The name Savage River is deceptive. Rather than a wildly cascading raging river, we found a bubbling stream inside Alaska’s Denali National Park. The river was named for Tom Savage. The park is one of nature’s masterpieces painted across six million acres of wild land.
Private vehicles can only access the first 15 miles of the park’s only road. The trailhead marker for the 3.2 km Savage River Loop Trail sits at mile marker 15, accounting for its popularity.
We opted to leisurely explore one side of the river, and return along the opposite bank, all the while in awe of the Alaska Range as a backdrop.
- Denali is in the south-central portion of Alaska, and accessible via train, bus, or private vehicle. The Alaska Railroad from Anchorage rewarded us with eight hours of spectacular views.
- Access into the park beyond the 15-mile mark is by bus booked either in advance or at the Visitor’s Center. There is an hourly free shuttle bus making several stops during a 2-hour loop from the Visitor’s Center. This is how we accessed Savage River.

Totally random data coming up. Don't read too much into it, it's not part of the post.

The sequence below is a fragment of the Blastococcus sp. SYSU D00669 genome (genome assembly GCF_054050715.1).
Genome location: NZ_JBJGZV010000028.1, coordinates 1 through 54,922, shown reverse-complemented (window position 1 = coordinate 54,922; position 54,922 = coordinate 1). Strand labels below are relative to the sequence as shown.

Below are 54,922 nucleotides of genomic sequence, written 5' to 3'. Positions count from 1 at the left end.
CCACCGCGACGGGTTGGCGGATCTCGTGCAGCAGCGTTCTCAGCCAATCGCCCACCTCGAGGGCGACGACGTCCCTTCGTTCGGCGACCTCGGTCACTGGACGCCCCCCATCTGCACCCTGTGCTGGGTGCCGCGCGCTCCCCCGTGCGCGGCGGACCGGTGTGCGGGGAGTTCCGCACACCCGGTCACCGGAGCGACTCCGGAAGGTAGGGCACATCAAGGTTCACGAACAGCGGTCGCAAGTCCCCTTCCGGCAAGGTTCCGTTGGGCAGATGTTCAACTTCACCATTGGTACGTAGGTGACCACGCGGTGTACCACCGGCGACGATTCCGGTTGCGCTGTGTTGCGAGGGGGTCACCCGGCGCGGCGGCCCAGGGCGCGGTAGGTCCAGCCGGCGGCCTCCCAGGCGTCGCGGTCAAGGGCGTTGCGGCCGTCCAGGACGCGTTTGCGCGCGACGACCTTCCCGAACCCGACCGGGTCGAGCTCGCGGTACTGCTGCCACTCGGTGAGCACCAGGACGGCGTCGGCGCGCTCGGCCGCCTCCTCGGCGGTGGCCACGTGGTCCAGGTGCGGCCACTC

- If you want to see more wildlife and wilderness, it is recommended to take one of the buses further into the park.
- Denali National Park is home to North America’s tallest peak. Unfortunately, clouds and weather prevented us from seeing Mount McKinley while we were there. Mount McKinley can be seen on clear days from a short walk below the nearby Savage River campground, but not on the loop trail.
PRO -TIP: If we were to do this trip again, we would have flown to Fairbanks and taken the train to Denali from there, continuing to Anchorage, rather than a return trip from Anchorage. We would have seen more for the same expense.
Have you hiked the Savage River Trail? Have you been to Alaska?
PS: Denali is one of my favourite places in the USA.
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